I admit I was expecting a story about dragons and adventure filled with exciting twists, and while I did get those things I was surprised to find that I also received a story flowing with pain and a darkness no one can seem to see or understand except for Tess herself setting her on a journey of last chances to rescue herself from a fate of pure suffocating self-loathing that threatens to drown her until she disappears. The road alluded to in the title of this book is certainly literal as Tess follows the road through cities and across lands, but it is also stunningly figurative for the journey of self-healing that she unexpectedly embarks on.
This may be categorized as a YA Fantasy tale, but the story goes soul-deep, excavating and exploring the depth and complexity of human emotion, in particular self-destruction, guilt, sorrow, bitterness, shame, love, and heartbreak. There may be dragons in this world but Tess’ story is as poignant as any YA book written to reach out to those struggling with the burden of feeling like a mistake in the world. Absolutely riveting, heart-wrenching, inspiring, and beautifully written.
Tess was a wild thing growing up, able to obey rules and expectations with the ease of mixing oil and water. And for many things gone wrong in her life she was undeniably to blame (which could at times make her a frustrating character to read), but for others she was absolutely not. However it is often easier to blame oneself and slowly be crushed by the weight of shame, no matter how ill placed. And many around her found it easier to cast their sins upon Tess as well. Why have everyone sullied rather than accept the troublemaker as the root of all of their problems?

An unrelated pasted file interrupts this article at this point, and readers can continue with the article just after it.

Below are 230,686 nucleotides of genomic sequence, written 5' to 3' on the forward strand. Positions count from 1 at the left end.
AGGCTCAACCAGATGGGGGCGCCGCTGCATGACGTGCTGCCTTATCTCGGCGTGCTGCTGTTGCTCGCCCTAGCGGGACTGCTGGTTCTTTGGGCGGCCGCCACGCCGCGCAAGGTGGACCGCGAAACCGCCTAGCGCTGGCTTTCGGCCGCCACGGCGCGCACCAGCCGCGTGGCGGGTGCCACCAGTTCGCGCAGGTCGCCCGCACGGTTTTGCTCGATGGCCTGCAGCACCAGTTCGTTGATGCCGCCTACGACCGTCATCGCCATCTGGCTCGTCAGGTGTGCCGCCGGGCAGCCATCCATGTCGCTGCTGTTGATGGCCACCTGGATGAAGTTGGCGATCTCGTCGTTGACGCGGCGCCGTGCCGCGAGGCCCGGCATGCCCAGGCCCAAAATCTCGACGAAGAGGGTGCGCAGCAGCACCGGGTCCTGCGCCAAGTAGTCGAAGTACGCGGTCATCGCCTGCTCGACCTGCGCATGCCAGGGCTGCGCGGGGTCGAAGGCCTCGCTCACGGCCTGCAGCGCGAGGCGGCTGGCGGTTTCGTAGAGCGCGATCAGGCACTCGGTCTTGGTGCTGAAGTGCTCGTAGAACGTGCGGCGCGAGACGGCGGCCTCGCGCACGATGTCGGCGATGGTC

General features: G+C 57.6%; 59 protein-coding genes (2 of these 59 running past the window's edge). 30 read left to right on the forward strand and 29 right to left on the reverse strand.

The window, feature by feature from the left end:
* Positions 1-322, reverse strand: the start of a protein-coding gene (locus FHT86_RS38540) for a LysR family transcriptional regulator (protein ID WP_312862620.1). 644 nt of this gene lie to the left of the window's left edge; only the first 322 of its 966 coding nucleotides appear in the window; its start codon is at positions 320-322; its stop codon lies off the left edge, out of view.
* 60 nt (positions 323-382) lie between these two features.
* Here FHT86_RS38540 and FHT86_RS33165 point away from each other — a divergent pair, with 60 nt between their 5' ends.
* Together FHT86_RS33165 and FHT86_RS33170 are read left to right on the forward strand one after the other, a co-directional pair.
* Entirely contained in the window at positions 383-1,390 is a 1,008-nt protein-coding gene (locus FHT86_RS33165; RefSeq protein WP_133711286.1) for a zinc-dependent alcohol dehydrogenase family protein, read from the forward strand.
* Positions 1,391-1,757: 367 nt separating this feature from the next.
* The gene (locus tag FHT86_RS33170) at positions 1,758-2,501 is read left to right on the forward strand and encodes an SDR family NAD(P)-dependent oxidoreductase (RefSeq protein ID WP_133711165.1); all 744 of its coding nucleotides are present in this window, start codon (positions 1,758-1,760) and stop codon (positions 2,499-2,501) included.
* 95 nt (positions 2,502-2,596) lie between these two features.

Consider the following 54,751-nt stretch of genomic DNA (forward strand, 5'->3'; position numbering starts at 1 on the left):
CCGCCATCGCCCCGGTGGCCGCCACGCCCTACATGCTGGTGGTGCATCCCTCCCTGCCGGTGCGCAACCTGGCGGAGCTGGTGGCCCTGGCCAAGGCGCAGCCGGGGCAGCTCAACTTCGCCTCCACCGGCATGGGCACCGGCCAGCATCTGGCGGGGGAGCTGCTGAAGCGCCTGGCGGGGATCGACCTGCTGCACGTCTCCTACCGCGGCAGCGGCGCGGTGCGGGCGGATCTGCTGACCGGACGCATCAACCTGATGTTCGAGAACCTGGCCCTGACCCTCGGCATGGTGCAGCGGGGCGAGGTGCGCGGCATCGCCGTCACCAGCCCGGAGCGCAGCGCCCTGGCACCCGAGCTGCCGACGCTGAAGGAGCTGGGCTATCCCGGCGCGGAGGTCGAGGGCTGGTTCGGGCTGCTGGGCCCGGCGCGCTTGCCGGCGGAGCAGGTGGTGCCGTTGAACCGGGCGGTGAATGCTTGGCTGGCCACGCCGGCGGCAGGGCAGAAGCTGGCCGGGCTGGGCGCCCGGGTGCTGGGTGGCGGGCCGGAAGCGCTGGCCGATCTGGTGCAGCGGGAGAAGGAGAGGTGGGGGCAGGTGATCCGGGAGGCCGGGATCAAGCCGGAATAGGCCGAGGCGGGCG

So at times I admit I felt it difficult to sympathize when so many of her misfortunes occurred of her own making but as her buried truths slowly unfold throughout her journey it becomes more and more clear just how greatly Tess has suffered and just how deep she has forced herself to bury it. And while perhaps she shares some burden of blame for some of her mistakes, much of the blame for those soul-draining tragedies come from those closest to her and for that I sympathized greatly. Tess was told she was born bad, and this story shows the painful journey of learning how to break free.
Seraphina saved the world and Jeanne fell in love, but poor Tess just can’t seem to keep herself out of trouble. When we are introduced to her at the start of this book we see that she has grown into a very bitter alcoholic willing to destroy herself out of spite or guilt or weariness even though deep down she’s screaming at herself to be good, to breathe, to accept herself, to seize opportunity and claim freedom.
‘O ignoramus,’ it said, ‘your life is not a tragedy. It’s history, and it’s yours.’